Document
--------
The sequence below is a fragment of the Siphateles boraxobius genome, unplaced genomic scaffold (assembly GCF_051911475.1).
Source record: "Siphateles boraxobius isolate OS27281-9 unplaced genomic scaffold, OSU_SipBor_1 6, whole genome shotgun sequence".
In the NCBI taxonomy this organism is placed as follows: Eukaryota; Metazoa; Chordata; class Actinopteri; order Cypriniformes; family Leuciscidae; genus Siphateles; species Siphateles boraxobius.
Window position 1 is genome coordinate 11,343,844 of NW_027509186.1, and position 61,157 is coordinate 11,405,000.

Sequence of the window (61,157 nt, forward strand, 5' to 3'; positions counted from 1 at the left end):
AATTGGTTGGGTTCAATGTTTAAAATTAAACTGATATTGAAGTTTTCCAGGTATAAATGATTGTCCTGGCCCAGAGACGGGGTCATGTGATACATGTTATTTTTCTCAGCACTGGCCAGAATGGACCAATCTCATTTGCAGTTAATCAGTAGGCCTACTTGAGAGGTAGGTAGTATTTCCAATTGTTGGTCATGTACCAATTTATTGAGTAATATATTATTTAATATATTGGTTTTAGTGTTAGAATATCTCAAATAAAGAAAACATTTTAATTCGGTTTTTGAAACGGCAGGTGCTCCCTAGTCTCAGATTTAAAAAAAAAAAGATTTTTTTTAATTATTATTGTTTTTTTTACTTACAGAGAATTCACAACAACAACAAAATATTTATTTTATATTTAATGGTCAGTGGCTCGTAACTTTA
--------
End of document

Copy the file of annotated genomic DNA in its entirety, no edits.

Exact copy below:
The sequence below is a fragment of the Siphateles boraxobius genome, unplaced genomic scaffold (assembly GCF_051911475.1).
Source record: "Siphateles boraxobius isolate OS27281-9 unplaced genomic scaffold, OSU_SipBor_1 6, whole genome shotgun sequence".
In the NCBI taxonomy this organism is placed as follows: Eukaryota; Metazoa; Chordata; class Actinopteri; order Cypriniformes; family Leuciscidae; genus Siphateles; species Siphateles boraxobius.
Window position 1 is genome coordinate 11,343,844 of NW_027509186.1, and position 61,157 is coordinate 11,405,000.

Sequence of the window (61,157 nt, forward strand, 5' to 3'; positions counted from 1 at the left end):
AATTGGTTGGGTTCAATGTTTAAAATTAAACTGATATTGAAGTTTTCCAGGTATAAATGATTGTCCTGGCCCAGAGACGGGGTCATGTGATACATGTTATTTTTCTCAGCACTGGCCAGAATGGACCAATCTCATTTGCAGTTAATCAGTAGGCCTACTTGAGAGGTAGGTAGTATTTCCAATTGTTGGTCATGTACCAATTTATTGAGTAATATATTATTTAATATATTGGTTTTAGTGTTAGAATATCTCAAATAAAGAAAACATTTTAATTCGGTTTTTGAAACGGCAGGTGCTCCCTAGTCTCAGATTTAAAAAAAAAAAGATTTTTTTTAATTATTATTGTTTTTTTTACTTACAGAGAATTCACAACAACAACAAAATATTTATTTTATATTTAATGGTCAGTGGCTCGTAACTTTA